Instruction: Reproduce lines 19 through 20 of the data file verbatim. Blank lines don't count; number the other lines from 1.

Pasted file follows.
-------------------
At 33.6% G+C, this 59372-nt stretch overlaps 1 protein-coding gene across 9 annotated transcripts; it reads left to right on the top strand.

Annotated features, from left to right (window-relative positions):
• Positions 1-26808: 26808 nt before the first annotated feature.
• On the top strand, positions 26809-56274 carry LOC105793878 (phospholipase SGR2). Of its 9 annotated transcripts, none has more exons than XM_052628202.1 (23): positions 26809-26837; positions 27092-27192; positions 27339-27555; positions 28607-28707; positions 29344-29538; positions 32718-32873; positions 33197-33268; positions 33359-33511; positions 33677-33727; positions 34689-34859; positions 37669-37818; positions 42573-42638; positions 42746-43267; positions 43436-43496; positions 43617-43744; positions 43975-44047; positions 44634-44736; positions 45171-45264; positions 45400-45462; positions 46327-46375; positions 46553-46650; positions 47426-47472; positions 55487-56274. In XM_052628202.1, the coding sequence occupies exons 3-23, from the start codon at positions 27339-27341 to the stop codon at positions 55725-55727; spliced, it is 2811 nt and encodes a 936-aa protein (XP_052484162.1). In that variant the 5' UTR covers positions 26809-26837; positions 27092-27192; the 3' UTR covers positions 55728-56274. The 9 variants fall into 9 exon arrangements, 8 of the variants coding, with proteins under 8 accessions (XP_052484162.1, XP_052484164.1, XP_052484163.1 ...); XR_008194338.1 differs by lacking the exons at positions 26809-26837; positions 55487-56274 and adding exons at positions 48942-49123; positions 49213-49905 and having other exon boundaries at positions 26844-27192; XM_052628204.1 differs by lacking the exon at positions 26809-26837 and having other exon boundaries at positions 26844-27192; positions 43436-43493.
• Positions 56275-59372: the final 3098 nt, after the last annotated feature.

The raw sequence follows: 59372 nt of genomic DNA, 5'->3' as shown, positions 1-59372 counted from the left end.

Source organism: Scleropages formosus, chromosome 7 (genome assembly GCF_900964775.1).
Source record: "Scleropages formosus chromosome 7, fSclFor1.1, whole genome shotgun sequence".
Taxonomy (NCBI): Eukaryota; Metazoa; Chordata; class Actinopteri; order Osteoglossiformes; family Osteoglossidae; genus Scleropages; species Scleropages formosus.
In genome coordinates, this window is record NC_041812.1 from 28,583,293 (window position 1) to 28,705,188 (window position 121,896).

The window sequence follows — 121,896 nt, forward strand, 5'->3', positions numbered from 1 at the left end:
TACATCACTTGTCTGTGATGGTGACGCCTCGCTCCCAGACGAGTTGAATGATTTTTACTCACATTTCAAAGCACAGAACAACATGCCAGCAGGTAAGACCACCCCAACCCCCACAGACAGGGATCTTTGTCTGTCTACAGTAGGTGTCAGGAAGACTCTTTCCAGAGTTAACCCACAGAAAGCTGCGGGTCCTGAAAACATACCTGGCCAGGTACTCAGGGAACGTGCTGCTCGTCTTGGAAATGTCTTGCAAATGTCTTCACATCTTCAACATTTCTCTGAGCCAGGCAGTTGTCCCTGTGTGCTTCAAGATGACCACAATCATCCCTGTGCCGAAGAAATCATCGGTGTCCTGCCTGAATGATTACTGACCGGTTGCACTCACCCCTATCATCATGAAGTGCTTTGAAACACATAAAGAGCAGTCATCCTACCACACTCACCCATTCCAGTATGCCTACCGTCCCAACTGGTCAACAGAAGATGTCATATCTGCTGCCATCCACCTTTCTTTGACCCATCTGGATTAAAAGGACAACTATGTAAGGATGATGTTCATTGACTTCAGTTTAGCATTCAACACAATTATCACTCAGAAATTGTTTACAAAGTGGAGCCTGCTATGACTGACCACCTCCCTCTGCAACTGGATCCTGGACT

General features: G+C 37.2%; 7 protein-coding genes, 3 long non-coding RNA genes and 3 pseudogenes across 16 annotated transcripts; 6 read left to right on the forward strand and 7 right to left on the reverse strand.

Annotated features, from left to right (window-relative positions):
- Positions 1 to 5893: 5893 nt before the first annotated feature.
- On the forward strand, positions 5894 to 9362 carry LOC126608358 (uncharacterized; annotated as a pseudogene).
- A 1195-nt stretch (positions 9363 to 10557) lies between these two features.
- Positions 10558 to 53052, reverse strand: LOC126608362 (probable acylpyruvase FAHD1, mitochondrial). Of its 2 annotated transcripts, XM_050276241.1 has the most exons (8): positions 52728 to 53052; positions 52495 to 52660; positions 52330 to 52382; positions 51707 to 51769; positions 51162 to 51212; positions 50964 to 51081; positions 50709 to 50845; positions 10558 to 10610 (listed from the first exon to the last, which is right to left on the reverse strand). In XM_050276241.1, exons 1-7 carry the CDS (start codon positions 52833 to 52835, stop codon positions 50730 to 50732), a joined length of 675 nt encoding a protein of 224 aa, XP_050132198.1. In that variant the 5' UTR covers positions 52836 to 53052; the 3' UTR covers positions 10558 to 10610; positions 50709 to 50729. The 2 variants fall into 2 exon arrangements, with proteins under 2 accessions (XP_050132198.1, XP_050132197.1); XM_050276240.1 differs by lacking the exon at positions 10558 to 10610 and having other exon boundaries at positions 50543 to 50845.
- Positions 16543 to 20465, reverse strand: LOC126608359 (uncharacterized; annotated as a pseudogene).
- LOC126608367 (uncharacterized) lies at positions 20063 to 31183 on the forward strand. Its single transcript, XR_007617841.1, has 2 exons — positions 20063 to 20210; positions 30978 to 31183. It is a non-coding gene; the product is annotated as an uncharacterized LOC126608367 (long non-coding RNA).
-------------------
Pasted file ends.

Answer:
- Positions 16543 to 20465, reverse strand: LOC126608359 (uncharacterized; annotated as a pseudogene).
- LOC126608367 (uncharacterized) lies at positions 20063 to 31183 on the forward strand. Its single transcript, XR_007617841.1, has 2 exons — positions 20063 to 20210; positions 30978 to 31183. It is a non-coding gene; the product is annotated as an uncharacterized LOC126608367 (long non-coding RNA).